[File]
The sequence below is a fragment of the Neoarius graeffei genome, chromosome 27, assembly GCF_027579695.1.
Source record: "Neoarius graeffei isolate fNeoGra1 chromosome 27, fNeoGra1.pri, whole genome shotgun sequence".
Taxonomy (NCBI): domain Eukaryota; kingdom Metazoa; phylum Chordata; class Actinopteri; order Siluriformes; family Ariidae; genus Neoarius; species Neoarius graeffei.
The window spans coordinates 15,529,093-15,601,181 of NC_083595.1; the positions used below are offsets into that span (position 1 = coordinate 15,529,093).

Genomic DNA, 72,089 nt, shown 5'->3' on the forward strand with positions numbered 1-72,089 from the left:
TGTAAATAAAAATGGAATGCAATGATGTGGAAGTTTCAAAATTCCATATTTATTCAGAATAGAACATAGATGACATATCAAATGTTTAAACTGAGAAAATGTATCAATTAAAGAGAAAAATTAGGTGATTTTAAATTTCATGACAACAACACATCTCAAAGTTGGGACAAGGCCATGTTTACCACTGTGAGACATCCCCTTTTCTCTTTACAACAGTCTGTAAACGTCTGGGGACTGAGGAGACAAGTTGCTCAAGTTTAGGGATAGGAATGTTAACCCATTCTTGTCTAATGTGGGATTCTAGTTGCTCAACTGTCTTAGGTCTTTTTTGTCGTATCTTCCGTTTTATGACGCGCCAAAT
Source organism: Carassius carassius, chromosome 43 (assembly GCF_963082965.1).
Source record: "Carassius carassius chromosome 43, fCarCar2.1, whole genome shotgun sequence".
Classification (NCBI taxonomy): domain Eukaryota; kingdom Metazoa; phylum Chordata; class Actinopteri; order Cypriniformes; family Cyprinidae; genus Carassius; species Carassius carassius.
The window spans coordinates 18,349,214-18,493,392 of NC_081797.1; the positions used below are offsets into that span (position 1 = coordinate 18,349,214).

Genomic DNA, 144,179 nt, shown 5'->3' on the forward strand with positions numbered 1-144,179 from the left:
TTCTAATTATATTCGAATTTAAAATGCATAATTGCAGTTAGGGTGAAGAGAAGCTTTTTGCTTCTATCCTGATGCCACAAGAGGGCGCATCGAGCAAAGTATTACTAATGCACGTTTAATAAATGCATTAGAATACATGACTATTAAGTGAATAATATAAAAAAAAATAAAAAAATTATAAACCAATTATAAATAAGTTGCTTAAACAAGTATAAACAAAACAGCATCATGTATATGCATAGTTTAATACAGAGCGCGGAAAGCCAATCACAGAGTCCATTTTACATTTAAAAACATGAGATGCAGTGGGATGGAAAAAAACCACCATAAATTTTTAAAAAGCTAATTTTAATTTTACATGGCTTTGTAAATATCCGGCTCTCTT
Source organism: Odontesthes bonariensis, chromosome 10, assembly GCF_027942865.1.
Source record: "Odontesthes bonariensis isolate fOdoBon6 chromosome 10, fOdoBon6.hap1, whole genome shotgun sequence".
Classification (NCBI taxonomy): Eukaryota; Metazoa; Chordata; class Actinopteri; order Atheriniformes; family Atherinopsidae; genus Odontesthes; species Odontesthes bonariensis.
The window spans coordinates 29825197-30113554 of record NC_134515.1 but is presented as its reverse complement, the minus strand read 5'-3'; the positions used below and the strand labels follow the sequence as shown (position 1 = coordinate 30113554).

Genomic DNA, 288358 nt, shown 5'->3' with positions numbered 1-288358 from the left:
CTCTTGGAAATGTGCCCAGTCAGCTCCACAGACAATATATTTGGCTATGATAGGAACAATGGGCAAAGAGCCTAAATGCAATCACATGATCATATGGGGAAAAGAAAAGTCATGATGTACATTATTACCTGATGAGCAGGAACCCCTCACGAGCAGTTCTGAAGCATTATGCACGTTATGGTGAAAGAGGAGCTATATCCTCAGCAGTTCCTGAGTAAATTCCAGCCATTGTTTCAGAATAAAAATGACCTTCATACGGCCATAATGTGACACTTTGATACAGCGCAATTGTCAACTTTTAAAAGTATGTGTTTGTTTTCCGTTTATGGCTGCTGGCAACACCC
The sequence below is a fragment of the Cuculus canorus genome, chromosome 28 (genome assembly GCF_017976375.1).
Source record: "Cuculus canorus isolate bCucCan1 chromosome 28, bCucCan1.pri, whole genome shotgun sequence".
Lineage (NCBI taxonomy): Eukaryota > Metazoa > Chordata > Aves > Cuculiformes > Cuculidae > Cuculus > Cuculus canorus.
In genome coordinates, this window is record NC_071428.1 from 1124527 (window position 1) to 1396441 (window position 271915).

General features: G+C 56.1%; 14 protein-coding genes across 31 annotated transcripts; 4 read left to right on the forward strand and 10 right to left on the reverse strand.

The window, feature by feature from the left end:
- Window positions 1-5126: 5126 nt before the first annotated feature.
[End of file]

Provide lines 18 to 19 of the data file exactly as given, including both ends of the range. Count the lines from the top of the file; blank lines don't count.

CTCTTGGAAATGTGCCCAGTCAGCTCCACAGACAATATATTTGGCTATGATAGGAACAATGGGCAAAGAGCCTAAATGCAATCACATGATCATATGGGGAAAAGAAAAGTCATGATGTACATTATTACCTGATGAGCAGGAACCCCTCACGAGCAGTTCTGAAGCATTATGCACGTTATGGTGAAAGAGGAGCTATATCCTCAGCAGTTCCTGAGTAAATTCCAGCCATTGTTTCAGAATAAAAATGACCTTCATACGGCCATAATGTGACACTTTGATACAGCGCAATTGTCAACTTTTAAAAGTATGTGTTTGTTTTCCGTTTATGGCTGCTGGCAACACCC
The sequence below is a fragment of the Cuculus canorus genome, chromosome 28 (genome assembly GCF_017976375.1).